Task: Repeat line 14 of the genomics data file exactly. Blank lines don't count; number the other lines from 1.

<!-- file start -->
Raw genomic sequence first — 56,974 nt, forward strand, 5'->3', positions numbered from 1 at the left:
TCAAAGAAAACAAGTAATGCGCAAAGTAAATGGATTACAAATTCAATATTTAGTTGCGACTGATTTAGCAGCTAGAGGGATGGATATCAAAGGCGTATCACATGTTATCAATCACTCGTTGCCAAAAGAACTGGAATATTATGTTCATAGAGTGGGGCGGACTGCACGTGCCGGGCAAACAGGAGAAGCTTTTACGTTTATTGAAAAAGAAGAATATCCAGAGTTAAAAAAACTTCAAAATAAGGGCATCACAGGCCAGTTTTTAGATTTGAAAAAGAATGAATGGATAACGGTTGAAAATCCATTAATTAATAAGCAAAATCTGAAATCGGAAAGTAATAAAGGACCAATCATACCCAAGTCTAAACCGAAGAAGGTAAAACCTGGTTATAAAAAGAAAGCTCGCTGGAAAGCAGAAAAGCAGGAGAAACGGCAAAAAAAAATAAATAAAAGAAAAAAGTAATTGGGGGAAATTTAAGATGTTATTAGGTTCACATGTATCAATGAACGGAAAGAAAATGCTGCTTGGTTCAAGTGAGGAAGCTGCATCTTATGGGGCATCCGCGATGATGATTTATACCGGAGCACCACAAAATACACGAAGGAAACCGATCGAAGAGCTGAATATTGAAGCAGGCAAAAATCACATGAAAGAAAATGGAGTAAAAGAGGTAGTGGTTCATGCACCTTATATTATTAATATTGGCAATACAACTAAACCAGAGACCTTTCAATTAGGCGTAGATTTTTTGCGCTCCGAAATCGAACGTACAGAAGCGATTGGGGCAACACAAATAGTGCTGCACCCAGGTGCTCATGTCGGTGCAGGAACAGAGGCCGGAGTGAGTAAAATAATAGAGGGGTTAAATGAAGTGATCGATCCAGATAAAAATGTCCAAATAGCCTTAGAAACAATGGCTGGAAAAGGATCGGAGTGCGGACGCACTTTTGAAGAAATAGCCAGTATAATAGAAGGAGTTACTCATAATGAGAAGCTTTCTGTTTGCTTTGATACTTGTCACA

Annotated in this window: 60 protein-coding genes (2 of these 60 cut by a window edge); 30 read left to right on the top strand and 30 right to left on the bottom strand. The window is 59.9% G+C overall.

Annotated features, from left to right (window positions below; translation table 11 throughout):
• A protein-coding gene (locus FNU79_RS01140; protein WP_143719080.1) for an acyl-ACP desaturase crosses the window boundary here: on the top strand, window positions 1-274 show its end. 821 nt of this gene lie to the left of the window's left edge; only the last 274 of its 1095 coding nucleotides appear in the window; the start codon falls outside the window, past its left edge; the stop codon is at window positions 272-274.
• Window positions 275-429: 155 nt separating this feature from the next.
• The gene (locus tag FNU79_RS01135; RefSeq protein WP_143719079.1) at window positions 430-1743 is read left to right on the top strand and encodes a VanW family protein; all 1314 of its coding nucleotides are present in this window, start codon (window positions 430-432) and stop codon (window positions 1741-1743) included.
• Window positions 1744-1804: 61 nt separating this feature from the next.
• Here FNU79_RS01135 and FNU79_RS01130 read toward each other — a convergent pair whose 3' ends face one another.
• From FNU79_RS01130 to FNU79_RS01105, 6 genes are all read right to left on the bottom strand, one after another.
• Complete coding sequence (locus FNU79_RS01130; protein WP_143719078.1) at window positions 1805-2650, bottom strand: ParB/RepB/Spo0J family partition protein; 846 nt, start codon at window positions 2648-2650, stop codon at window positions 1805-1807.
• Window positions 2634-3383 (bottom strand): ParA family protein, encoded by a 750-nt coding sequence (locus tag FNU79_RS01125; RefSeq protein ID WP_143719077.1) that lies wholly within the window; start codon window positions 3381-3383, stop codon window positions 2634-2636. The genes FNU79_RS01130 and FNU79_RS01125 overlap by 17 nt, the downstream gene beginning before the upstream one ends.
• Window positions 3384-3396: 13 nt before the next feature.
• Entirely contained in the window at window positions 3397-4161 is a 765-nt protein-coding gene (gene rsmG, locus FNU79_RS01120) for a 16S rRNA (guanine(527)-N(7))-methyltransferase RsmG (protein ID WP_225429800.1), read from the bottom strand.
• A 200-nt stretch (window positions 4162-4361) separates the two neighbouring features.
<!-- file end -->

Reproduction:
• Entirely contained in the window at window positions 3397-4161 is a 765-nt protein-coding gene (gene rsmG, locus FNU79_RS01120) for a 16S rRNA (guanine(527)-N(7))-methyltransferase RsmG (protein ID WP_225429800.1), read from the bottom strand.